I thought it was a good time to share Sally Cronin’s post on ‘Songs of Protest from the last 150 years’ as the timing is perfect for US midterm elections tomorrow, November 6th. This vote will be one of the most important votes in US history, despite it not being a presidential election, but a chance for America to save their democracy if the Democrats can take back congress, which will enable them to restore law and order and keep the current president’s hands tied from continuing to pass radical laws with his abuse of power.
As a Canadian, I’m sometimes asked by my own friends and family why I care so much about what happens in America, and frankly it stuns me. We are neighbors to the US and often have a ripple effect here on what happens in the US. I’m quite aware of the politicians rising here taking pages from the current politics in the US, and it scares me. Our economy also gets hit when the US economy takes a hit. My retirement savings is tied in with the global economy in investments. So yes, I’m very concerned about what goes on in the US.
Musicians have voiced their protest for governments, wars, inequality for centuries, sometimes camouflaged with pretty words and secret codes that were only recognised by those within an inner circle.
This included innocent sounding nursery rhymes that really depicted dreadful events such as Mary, Mary Quite Contrary (Mary 1st who had Protestants despatched to the hereafter) Ring Around the Rosy (about the black death) and Ladybird, Ladybird (about Catholic persecution).
When I was a teenager in the 1960s there were plenty of examples of protest anthems against racial discrimination and later the Vietnam War.. and they filtered across to the UK charts, but were not necessarily fully appreciated by the English audiences with little grasp of the complexities of American culture at the time.
The 1840s and 1850s
The civil rights protest songs began more than a century before with the fight for the abolition of slavery, and a group of singers The Hutchinson Family took their message to a nationwide audience in the 1840s and 1850s.
“Get Off The Track” was a song written and made famous by the most popular United States singing troupe of the 1840s and 1850s, the Hutchinson Family Singers. Scott Gac wrote a book about the Hutchinson Family called “Singing for Freedom.”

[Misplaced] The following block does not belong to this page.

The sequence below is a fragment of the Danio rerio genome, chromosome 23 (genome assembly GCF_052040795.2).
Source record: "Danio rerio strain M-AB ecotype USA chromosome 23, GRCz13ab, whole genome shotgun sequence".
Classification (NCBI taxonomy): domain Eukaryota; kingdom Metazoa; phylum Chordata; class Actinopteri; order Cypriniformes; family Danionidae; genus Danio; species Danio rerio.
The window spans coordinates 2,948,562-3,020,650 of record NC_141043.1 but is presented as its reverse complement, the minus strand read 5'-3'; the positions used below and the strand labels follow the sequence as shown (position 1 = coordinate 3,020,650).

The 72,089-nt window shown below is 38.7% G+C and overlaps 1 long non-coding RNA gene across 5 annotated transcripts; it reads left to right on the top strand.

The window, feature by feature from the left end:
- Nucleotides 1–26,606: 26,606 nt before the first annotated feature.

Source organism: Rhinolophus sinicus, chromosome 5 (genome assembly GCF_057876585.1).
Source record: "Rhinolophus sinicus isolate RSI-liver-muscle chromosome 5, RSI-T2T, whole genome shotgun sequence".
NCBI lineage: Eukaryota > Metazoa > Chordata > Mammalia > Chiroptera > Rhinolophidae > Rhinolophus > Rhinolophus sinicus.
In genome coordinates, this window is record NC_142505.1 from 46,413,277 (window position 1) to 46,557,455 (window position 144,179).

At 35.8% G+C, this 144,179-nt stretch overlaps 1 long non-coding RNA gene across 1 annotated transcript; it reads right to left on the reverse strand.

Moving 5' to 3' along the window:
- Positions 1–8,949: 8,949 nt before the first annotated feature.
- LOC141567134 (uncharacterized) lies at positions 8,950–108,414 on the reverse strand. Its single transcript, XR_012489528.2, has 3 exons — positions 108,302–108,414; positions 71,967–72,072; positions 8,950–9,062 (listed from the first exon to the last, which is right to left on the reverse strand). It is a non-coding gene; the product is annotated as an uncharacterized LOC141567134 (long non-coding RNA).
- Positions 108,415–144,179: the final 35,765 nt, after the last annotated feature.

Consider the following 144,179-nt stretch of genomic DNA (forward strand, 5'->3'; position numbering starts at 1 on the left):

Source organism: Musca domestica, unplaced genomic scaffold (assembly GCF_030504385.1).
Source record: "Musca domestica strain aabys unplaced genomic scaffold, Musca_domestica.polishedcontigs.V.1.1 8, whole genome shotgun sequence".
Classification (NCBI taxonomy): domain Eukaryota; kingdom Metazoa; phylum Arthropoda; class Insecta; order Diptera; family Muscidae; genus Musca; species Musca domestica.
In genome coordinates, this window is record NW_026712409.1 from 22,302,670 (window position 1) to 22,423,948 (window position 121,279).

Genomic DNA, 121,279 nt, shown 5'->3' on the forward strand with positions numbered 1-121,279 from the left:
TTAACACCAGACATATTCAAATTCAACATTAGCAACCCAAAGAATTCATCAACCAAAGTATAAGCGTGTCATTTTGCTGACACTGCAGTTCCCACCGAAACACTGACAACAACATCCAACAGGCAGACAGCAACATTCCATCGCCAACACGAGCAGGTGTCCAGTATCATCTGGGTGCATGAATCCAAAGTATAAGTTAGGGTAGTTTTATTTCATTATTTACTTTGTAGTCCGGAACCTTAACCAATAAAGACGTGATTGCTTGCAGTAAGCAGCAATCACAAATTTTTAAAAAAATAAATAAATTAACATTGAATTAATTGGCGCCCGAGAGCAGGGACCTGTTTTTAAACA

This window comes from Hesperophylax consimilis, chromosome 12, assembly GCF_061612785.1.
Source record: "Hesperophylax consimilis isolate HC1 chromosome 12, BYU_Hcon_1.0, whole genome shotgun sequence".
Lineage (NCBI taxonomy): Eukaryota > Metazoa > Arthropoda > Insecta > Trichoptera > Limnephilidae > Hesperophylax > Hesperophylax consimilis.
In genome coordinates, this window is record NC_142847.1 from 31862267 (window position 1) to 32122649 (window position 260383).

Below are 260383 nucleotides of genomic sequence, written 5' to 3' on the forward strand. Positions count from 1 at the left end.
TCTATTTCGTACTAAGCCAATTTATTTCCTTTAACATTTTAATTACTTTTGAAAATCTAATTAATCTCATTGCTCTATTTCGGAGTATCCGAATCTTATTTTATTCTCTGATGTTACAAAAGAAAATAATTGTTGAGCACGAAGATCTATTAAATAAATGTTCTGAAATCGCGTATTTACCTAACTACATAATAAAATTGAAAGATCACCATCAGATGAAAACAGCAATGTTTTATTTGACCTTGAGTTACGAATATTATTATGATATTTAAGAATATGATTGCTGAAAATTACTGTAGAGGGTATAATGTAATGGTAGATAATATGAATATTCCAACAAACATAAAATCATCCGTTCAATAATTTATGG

The Hutchinson Family became famous by attaching themselves to the American Anti-slavery Society, a church-based group that fought slavery in the courts. They traveled the country, singing at Society meetings, selling sheet music for their songs and, Gac says, changing the way American reformers expressed themselves.
“The Hutchinson family singers don’t invent protest music, but what the Hutchinsons create, really as American singers they create the idea of a protest singer can make money,” Gac said.
The abolition of slavery did not however bring the freedoms envisaged by the lyrics and 120 years later Sam Cooke released A Change is Gonna Come during the civil rights movement. Although change did come, there are still minority groups who have still not achieved parity with the rest of us.
The Vietnam War resulted in physical and musical protests by prominent stars of film and music and their influence was felt across the Atlantic. As a long time fan of Creedence Clearwater Revival, I must have listened to ‘Fortunate Son‘ many times without realising the significance. It was only later when reading more about their music that I discovered that it was not just about the war but about the disparity of who went and who was rich enough or connected enough to be exempt! Continue reading . . .
I’m quoting Sally here with her closing comment
With global conflicts and discrimination against colour, race and creed, it is not surprising that there is still a need for protest songs to be aired. Sometimes at great risk to those artists in certain regimes.
For most of us Freedom of Speech is a right that we have and should cherish more. And it is interesting that most of the songs that I have mentioned have long outlived either the governments, specific heads of state and events the were protesting. Other unjust systems however do seem to find little resolution.
And now people are taking to the streets again…in particular in the run up to the vote on November 6th in the USA. There are those that say American politics and actions are none of anybody else’s business, but unfortunately everyone in this global economy is interconnected with each other.